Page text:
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Detecting deleterious fine particles in concrete aggregates and defining their impact

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Tejedor, M. Isabel; Munoz, Jose F.; Cramer, Steven; Anderson, Marc; Kropp, Ramsey; Effinger, Jacob
Wisconsin Highway Research Program
Oct 2010
Concrete; Compressive strength; Gas permeability (Concrete); Permeability; Shrinkage; X rays; Clay; Fines (Materials); Concrete aggregates; Porosity; Wisconsin; Thermogravimetric analysis
This study examined the types of microfines in aggregates found in northern Wisconsin and their influence on concrete prepared according to Wisconsin Department of Transportation (WisDOT) specifications. Aggregates were collected from 28 sources and 69 percent were found to contain clay particles known to be deleterious in concrete. Seven aggregates sources were selected from the 28 for detailed evaluation including concrete performance. The microfines from the aggregates were evaluated by x-ray diffraction and thermal gravimetric analysis. Concrete performance testing included strength, shrinkage, porosity and rapid chloride ion penetrability for concrete subject to standard wet curing and dry curing. A rapid field test for microfine identification was attempted but found to be unsuitable for field conditions but potentially useful for laboratory identification of microfines with further development. The results of this research suggest the current P200 threshold for naturally occurring microfines associated with coarse and fine aggregates in the WisDOT Standard Specification results in acceptable concrete performance when conditions are optimal and meet typical ASTM laboratory test requirements. When microfines are present in aggregates, if air entrainment, uncontrolled water additions, certain intentional or unintentional chemical additions, and curing are not carefully monitored and controlled, then microfines in Wisconsin concrete aggregates can and do cause deleterious impacts.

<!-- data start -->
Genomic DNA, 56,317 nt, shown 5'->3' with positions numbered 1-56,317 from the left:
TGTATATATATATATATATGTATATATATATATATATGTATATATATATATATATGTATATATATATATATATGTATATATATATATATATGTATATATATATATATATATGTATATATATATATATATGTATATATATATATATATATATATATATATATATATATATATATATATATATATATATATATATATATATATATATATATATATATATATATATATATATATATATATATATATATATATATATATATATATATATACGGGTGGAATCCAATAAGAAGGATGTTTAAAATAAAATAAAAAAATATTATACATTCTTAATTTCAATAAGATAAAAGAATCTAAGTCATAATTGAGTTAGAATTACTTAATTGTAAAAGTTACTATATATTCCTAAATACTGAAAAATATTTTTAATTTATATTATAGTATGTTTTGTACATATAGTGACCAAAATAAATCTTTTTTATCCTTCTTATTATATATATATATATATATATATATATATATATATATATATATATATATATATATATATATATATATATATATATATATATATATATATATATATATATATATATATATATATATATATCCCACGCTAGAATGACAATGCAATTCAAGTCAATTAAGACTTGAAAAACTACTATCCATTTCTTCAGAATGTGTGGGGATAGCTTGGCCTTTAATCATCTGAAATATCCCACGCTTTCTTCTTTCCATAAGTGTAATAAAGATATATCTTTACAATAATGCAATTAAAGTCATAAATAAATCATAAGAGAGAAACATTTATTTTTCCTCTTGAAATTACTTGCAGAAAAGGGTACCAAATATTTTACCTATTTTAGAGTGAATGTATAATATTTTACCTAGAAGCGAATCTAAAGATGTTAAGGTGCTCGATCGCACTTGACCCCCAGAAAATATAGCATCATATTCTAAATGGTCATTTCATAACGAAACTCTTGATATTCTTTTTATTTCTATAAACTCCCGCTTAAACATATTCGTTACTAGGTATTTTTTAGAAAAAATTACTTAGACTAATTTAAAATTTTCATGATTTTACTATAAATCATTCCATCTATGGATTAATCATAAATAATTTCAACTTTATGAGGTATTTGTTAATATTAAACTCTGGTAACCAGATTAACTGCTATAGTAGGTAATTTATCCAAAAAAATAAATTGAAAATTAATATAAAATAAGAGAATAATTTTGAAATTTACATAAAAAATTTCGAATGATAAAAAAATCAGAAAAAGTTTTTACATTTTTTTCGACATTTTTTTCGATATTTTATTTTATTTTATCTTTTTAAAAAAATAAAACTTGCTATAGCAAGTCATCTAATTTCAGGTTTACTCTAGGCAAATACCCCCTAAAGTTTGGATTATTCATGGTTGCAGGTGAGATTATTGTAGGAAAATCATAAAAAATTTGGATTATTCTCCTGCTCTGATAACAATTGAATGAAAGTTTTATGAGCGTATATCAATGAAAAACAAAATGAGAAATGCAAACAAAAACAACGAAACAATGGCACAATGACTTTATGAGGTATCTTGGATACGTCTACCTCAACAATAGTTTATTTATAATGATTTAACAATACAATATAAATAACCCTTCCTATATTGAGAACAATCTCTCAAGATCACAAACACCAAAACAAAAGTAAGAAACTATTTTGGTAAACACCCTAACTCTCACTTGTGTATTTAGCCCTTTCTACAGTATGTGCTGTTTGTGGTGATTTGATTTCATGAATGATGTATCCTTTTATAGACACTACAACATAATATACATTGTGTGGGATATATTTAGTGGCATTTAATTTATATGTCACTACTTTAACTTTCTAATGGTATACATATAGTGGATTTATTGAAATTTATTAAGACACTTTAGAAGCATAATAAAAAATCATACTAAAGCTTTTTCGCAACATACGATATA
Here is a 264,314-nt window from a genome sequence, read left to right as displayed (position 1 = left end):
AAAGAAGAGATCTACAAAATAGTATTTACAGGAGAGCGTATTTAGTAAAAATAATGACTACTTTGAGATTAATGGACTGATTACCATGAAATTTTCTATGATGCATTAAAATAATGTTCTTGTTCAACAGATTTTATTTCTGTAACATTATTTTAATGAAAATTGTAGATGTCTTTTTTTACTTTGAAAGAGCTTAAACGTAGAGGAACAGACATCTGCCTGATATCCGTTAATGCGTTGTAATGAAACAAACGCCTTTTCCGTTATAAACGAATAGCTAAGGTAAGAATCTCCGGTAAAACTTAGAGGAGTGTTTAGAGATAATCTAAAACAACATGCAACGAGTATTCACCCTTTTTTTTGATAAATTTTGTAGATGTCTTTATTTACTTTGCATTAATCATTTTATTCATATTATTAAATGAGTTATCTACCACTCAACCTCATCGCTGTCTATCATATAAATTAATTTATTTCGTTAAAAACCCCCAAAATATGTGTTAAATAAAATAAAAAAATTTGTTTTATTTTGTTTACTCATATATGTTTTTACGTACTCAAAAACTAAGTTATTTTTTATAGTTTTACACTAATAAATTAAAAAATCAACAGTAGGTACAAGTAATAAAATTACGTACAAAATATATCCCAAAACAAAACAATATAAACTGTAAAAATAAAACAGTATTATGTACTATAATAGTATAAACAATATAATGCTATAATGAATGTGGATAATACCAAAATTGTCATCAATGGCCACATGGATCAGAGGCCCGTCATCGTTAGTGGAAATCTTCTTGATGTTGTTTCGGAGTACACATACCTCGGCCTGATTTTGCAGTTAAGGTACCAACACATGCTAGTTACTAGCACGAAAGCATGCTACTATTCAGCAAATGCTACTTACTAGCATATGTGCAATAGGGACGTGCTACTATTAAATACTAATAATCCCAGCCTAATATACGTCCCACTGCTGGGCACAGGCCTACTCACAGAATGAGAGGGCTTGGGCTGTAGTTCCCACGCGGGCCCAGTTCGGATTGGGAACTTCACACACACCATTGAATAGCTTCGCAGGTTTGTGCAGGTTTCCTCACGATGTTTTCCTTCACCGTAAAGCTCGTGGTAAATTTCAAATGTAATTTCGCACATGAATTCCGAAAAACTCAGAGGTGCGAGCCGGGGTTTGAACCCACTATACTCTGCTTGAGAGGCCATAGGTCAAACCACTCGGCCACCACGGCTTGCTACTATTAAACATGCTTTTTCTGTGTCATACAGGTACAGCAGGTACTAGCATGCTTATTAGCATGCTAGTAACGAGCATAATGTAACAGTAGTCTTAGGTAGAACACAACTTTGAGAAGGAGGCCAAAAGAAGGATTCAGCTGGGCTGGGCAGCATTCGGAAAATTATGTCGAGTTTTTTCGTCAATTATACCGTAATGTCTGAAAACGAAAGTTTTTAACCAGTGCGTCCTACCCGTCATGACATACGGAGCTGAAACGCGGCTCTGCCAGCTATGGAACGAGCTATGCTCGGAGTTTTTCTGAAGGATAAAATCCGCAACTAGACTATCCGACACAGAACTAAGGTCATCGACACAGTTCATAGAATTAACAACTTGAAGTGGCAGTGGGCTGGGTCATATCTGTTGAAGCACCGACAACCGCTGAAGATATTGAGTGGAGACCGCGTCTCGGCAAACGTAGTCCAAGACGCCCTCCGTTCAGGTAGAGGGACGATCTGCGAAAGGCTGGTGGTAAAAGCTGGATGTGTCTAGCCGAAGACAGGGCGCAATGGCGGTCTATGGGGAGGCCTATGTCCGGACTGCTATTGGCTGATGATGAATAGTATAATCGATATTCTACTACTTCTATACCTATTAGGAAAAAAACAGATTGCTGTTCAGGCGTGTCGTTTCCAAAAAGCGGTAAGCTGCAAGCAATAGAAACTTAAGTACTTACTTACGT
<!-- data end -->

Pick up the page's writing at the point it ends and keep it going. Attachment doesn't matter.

89 p.
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